So if we accept that Niobe existed, and that all, or nearly all, of her children dropped dead one day, how can we determine who killed them? Well, we can’t do it conclusively, as all forensic evidence must be long gone. But we can examine the other characters in the myths and see who might have had a motive. Two suspects are obvious: Laius, who became King of Thebes right after Amphion died and Niobe returned to her homeland, and Niobe’s brother, Pelops, who was working hard to become a power in the region.

Or were Laius and Pelops in it together? Laius, part of the original royal line of Thebes, should have been king after his father died – but instead he was fostered for many years in the court of King Pelops. Amphion and Pelops were brothers-in-law and must have been allies. Did Amphion and Pelops have a quarrel? Amazingly, Niobe survived the disaster which felled most of the members of her family – did Pelops retain, perhaps, a soft spot for his dear sister?

My coauthor and I don’t have all the answers, but it’s obvious that Apollo and Artemis did not actually kill the Niobids. Someone has gotten away with murder – mass murder – for more than three millennia.

To read more about these mysteries, and the novels my coauthor and I have written based on them, please visit our website at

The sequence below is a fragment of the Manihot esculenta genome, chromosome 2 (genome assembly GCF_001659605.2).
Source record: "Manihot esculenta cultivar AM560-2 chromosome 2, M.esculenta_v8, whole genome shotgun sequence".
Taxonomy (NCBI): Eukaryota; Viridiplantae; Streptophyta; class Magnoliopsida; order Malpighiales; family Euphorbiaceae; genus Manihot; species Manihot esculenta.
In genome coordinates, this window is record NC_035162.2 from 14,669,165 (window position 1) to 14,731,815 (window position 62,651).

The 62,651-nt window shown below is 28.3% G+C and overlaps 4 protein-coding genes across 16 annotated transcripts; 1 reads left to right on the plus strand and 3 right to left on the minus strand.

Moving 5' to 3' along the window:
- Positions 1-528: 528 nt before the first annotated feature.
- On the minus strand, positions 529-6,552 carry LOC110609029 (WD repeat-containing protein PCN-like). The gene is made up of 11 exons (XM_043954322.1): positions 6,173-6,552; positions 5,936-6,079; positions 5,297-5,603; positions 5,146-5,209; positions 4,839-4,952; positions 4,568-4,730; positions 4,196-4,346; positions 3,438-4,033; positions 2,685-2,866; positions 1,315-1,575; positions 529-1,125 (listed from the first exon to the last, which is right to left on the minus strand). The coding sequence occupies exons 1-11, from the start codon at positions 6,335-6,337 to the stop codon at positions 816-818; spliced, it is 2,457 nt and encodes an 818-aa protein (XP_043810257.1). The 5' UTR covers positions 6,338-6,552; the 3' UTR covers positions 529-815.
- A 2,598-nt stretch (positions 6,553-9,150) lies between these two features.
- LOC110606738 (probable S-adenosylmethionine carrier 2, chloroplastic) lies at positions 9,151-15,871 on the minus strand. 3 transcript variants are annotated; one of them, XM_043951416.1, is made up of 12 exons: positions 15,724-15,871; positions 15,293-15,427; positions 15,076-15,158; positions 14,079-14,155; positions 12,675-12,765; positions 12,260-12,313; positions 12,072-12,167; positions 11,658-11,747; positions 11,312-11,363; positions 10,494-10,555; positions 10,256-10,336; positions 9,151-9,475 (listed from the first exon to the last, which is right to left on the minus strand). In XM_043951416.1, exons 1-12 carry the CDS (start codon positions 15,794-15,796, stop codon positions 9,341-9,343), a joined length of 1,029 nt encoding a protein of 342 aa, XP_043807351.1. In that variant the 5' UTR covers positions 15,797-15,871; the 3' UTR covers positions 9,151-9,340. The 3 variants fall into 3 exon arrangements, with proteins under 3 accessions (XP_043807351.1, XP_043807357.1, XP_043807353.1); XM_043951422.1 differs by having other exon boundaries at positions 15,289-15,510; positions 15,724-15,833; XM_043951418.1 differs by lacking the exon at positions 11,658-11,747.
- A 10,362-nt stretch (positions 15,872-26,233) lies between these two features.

Article Copyright© Victoria Grossack - reproduced with permission.

Victoria Grossack is the author, with Alice Underwood, of several novels based on Greek mythology, published in both English and Greek. Their books include: JOCASTA: The Mother-Wife of Oedipus; Niobe & Pelops: CHILDREN OF TANTALUS; Niobe & Amphion: THE ROAD TO THEBES; Niobe & Chloris: ARROWS OF ARTEMIS. To learn more about them, their writing and their research, please visit Of course their books make wonderful gifts for those who love Greek mythology!. Celebrate Saturnalia (or any other festival) by enjoying some time in the Bronze Age.

  Other articles by Victoria Grossack

The mystery of the Delphic Oracle
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If you visit Delphi today – a few hours by car from Athens – you will be treated to spectacular ruins in a stunningly beautiful setting. Even on a very hot day...

Income inequality and the end of the Roman Republic
Columnist: Victoria Grossack | Posted on 12-2-2012 | 2 comments
I believe that income inequality played an enormous role in the end of the republic. Why past tense? Because this column is concerned mostly with the end of t...

The myth behind the Olympics
Columnist: Victoria Grossack | Posted on 7-27-2012 | 5 comments
The official ancient Olympics began in 776 BCE in Olympia, Greece, whose ruins you can visit today. However, the ancient Olympics were based on even earlier at...

Love stories from Ancient Greece
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Why turn to ancient Greek myths for inspiration on Valentine’s Day? At first glance, it seems inappropriate. Saint Valentine was a Christian martyr, and had n...

Saturnalia: a source of holiday traditions
Columnist: Victoria Grossack | Posted on 12-16-2011 | 1 comment
As the end of the year draws near, people are hanging wreaths on their doors and decorating their houses and trees with lights. They’re also buying gifts for t...